Duchenne muscular dystrophy most commonly affects boys, with around 2,400 people in the UK affected by the condition. There is currently no cure and most patients are not expected to live past the age of 30.
Researchers at the University of Sheffield investigated a drug called dasatinib, which works by blocking certain chemical signals that stimulate the growth of cancer cells. They found the same drug will also switch off similar signals in a protein implicated in Duchenne muscular dystrophy (DMD). This protein, called dystroglycan, has a part to play in maintaining healthy muscle tissue.
The team tested the drug in zebrafish bred to carry DMD and recorded a 40 % improvement in the condition of the fish. Those fish treated with dasatinib were able to swim further and for longer than those in a control group. It could be that by combining the drug with other treatments currently under development, their effectiveness could be improved even further. The results are published in the journal Human Molecular Genetics.
"Dasatinib clearly has promise as a treatment for DMD," says Professor Steve Winder, who led the research. "From our understanding of how the drug works we believe it could be effective in slowing muscle deterioration, prolonging patients' ability to walk and also protecting their heart and respiratory muscles. There is the potential that if the drug were taken immediately upon diagnosis, the disease progression could be dramatically reduced."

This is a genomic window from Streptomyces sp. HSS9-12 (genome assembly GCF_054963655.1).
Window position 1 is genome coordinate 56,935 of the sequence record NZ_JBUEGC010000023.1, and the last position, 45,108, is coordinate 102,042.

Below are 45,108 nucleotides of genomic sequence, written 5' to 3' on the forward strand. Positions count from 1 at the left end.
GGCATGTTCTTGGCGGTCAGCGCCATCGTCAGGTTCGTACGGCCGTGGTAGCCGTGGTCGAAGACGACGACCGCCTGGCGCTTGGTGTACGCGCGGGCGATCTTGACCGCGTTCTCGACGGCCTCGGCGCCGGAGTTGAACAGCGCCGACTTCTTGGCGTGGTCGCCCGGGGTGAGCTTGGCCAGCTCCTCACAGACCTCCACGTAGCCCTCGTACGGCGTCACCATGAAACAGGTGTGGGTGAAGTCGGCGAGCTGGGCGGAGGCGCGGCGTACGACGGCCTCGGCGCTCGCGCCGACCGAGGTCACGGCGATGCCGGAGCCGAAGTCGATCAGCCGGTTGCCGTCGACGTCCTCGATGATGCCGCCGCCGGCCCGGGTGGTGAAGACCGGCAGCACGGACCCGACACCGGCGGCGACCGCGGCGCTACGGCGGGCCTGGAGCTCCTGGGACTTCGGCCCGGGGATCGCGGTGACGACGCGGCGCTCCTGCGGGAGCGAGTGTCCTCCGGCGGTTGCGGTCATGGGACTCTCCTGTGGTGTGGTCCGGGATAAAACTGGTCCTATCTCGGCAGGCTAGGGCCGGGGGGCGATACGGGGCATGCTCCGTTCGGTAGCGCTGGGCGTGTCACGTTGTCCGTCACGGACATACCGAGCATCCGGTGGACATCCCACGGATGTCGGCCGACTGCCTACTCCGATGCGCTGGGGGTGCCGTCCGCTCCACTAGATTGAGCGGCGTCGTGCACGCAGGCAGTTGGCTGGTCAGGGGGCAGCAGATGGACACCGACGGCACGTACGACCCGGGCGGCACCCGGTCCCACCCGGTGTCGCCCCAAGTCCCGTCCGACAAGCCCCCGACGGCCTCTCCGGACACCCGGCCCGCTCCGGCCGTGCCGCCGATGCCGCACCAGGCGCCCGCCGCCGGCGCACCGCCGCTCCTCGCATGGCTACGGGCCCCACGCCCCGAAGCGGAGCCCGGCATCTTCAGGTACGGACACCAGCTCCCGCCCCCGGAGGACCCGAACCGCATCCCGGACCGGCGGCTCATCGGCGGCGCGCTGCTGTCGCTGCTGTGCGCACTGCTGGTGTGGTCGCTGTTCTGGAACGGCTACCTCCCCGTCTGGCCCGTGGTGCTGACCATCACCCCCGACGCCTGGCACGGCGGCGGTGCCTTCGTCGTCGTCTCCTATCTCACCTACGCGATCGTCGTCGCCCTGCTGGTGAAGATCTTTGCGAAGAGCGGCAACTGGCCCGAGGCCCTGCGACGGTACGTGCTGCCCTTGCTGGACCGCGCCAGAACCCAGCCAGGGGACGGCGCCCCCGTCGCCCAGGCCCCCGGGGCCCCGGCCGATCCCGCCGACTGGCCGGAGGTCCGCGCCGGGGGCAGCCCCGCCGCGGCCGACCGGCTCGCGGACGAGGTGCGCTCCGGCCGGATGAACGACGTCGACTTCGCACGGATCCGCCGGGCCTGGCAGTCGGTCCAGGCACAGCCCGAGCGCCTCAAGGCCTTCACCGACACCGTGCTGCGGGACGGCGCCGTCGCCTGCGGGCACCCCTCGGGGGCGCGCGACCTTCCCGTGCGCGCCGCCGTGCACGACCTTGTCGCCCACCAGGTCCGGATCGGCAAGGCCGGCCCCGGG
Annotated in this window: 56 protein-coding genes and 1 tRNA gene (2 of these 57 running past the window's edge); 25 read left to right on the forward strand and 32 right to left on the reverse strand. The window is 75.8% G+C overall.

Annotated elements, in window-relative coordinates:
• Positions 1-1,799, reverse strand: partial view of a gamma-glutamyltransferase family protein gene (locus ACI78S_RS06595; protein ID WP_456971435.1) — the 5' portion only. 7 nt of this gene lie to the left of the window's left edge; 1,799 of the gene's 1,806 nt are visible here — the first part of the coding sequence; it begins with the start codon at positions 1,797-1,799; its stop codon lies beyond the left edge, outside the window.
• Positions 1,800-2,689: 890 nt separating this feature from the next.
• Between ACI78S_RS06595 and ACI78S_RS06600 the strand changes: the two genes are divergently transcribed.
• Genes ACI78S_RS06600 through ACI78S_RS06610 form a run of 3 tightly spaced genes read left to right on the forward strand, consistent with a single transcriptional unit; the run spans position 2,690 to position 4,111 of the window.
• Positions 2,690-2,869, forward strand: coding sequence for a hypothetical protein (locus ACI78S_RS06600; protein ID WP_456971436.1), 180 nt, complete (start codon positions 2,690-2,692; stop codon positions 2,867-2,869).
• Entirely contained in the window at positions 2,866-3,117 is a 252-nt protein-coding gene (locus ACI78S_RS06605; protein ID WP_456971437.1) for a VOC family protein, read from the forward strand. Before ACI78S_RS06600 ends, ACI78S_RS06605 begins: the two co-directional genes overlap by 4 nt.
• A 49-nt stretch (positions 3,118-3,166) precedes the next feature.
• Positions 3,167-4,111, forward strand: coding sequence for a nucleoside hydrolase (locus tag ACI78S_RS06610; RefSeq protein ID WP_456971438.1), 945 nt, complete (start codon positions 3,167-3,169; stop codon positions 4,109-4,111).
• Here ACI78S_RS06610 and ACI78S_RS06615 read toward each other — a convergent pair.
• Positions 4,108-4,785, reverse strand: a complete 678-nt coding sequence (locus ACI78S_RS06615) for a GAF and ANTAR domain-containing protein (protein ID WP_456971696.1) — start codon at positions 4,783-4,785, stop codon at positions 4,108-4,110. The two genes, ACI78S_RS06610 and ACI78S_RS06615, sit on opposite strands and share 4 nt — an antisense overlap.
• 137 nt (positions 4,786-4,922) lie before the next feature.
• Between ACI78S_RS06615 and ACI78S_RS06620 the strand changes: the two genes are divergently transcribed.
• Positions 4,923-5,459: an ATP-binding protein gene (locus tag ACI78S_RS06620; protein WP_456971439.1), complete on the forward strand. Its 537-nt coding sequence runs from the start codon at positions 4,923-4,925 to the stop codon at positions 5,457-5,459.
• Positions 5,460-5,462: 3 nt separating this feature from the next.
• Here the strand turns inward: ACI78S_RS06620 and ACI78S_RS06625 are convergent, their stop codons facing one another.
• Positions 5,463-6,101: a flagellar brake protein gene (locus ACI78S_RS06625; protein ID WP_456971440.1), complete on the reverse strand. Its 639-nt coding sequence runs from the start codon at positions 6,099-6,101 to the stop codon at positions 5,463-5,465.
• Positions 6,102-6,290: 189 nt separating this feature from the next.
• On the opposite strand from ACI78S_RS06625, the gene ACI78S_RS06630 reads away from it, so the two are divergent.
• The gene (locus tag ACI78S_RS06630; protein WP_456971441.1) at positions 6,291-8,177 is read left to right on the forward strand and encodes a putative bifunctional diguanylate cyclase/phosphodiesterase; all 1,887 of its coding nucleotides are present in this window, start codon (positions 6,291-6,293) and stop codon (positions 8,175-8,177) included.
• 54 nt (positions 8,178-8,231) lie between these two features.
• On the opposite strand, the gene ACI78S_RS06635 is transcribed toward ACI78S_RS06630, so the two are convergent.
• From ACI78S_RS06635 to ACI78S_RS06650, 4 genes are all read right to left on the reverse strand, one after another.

Because dasatinib is already cleared for clinical use, researchers hope that progress can be made more quickly towards trialling the drug in humans as a treatment for DMD. Experiments have already begun in mice, with promising results. Other drugs that work in a similar way to dasatinib are also under investigation by Professor Winder's team.
Dr Marita Pohlschmidt, Muscular Dystrophy UK's Director of Research, said: "These are encouraging findings about a unique new avenue to treating Duchenne muscular dystrophy. It is a complex condition and we are of the view that it will take a combination of therapies to treat it effectively. Professor Winder's approach could complement potential therapies currently advancing through clinical trials, making them more effective.
"In time, we hope that its potential to treat other muscular dystrophies will also be investigated. For now, we are looking forward to seeing the results of further research into Duchenne muscular dystrophy to support these early promising results."
The research was funded by Muscular Dystrophy UK, with additional funding from the Medical Research Council and the Duchenne Parent Project NL.